Origins and ancestors

The origins of  the name KABLE arise from the  ancient Saxon spelling of  the  name KEABLE , with the earliest usage  being identified before  the Norman conquests of 1066 and most likely arriving in England with the Saxon  military leaders Hengist and Horsa.

The Middle English dictionary of 1367 records the name’s  meaning as being ” a cudgell  (club/stick)–possibly a cudgell maker or stout  as a cudgell”

The first clearly identifiable use of the name is on a 13th c property lease , from Suffolk-c 1327, for taxes  collected by Edward 111.

Earliest records for this branch have been identified for James’ birth, having been born at Wisset on the 22 October c1671(d-1728).
James Keable married Frances Watling  (1670-1714) at Wissett in 1699.

James Keable-Church Clerk, at All Saints Church Laxfield, Suffolk England

In 1702, two years after James Snr’s marriage to Frances Watling he became  the church clerk at  All Saints, Laxfield.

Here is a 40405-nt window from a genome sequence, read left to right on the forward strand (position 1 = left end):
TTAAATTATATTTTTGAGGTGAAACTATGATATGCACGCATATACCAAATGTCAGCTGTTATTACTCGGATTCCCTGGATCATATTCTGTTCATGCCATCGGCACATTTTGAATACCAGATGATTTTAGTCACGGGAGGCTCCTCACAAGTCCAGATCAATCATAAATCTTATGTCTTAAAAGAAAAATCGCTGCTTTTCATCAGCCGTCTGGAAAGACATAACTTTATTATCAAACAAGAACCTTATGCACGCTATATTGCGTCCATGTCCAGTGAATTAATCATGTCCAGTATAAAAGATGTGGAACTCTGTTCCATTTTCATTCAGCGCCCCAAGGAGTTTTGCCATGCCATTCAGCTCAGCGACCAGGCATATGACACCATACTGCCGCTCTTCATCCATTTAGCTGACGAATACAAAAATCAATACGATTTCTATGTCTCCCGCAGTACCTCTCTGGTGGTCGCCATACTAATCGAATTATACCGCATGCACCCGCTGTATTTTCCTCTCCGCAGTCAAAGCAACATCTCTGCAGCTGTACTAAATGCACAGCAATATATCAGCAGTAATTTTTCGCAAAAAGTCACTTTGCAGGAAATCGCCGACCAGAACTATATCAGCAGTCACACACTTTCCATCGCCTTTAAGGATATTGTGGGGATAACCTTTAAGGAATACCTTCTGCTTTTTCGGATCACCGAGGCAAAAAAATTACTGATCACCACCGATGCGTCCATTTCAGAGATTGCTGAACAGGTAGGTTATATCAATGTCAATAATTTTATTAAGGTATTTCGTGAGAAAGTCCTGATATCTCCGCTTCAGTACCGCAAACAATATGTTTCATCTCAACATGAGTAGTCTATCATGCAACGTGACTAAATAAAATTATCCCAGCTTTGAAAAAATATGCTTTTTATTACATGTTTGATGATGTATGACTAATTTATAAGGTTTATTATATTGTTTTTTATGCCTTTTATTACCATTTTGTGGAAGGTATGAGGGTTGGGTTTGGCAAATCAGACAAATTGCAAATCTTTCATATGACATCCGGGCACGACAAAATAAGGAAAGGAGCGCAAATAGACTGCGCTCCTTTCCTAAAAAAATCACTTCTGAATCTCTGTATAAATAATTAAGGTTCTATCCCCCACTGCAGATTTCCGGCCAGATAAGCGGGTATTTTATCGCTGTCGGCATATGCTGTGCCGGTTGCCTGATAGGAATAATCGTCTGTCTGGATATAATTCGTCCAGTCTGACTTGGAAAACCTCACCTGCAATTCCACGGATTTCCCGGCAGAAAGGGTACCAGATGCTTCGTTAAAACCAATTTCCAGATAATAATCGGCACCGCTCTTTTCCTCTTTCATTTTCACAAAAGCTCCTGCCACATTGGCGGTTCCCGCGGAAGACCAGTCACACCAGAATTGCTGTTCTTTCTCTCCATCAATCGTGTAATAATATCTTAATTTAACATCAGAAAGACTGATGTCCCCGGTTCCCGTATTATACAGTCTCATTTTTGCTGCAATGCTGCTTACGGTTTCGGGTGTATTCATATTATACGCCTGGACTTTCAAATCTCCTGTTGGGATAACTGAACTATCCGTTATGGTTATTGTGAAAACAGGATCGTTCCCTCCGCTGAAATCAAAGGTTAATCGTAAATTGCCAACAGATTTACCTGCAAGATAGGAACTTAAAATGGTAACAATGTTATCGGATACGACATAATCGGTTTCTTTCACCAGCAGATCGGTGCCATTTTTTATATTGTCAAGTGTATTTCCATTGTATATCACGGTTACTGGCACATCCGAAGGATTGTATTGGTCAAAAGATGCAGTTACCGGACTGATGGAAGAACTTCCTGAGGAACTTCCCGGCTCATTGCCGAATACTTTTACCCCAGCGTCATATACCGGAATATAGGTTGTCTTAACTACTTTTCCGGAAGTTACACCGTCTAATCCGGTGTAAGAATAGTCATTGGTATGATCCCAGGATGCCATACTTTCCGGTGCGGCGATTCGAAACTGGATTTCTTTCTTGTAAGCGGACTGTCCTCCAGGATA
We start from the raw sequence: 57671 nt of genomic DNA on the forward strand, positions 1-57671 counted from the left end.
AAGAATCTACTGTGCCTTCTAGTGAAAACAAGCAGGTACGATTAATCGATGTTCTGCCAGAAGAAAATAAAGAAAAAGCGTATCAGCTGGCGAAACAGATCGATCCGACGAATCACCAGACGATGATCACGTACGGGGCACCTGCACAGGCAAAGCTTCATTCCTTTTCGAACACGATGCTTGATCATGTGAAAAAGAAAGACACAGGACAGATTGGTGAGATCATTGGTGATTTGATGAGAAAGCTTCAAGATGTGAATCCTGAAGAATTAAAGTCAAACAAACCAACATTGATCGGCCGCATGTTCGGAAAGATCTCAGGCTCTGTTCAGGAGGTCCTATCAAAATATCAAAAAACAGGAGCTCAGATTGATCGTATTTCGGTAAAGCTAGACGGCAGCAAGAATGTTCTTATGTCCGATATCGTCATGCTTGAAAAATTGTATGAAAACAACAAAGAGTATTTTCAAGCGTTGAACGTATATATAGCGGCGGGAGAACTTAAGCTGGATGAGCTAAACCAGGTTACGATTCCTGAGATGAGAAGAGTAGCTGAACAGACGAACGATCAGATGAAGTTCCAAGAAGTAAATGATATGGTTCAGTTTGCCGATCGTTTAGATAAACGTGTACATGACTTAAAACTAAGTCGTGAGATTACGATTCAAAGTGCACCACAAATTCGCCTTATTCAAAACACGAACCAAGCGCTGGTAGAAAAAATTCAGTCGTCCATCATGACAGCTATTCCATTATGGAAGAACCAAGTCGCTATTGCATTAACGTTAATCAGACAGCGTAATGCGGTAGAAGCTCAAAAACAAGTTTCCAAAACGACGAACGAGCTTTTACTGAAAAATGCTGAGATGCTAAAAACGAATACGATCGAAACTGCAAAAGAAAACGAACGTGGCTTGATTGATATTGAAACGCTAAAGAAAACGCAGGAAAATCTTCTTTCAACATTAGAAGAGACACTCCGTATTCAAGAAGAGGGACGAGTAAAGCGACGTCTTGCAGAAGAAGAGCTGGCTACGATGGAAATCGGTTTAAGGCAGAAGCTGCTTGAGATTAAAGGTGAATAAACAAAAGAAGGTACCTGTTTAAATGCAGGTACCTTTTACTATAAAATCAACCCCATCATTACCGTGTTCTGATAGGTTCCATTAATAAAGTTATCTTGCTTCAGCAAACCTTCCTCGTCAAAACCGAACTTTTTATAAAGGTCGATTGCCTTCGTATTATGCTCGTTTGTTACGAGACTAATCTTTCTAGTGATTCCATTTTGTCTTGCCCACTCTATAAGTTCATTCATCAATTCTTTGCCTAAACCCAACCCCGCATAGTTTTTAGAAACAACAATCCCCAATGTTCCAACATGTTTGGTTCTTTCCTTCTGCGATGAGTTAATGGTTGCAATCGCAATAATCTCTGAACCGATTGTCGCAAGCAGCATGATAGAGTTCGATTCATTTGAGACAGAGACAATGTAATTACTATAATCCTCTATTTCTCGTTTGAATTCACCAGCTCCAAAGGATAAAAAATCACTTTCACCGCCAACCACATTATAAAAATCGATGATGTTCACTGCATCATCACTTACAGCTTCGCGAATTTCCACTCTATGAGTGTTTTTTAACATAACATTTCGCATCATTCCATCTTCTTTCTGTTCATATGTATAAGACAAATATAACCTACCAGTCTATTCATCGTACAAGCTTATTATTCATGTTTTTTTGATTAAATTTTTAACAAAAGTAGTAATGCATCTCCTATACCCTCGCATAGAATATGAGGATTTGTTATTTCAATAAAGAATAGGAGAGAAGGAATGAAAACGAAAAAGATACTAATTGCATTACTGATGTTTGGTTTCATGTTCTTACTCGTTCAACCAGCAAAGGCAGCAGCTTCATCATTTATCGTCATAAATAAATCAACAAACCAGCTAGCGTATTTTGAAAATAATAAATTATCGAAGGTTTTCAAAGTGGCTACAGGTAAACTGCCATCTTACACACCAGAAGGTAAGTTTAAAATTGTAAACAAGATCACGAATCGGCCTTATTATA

For the next twenty two years, James‘ penmanship is evidenced in the church register of All Saints , where his regular duties required clear and accurate record keeping.

An example of his penmanship is seen below, and is the cover of the All Saints Church register, from 1711. It includes James’ signature in the bottom left corner.

To be able to read and write at this time (1700’s) suggests James had a formal education. To  achieve this education it could be assumed that the family was likely to have some measure of income to afford this education.

James and Frances produced seven children of whom James Jnr (b 1705) was our direct ancestor.  James Jnr produced 9 children of whom Henry Snr (b 1742) was the direct ancestor and he in turn produced 9 children of whom “our” Henry Kable Jnr (b 1764 and a member of the First Fleet) is the focus of this story (refer to Paul Kable – researcher and June Whittaker – co-authors of “Damned Rascalls?”).

penmanship James Keable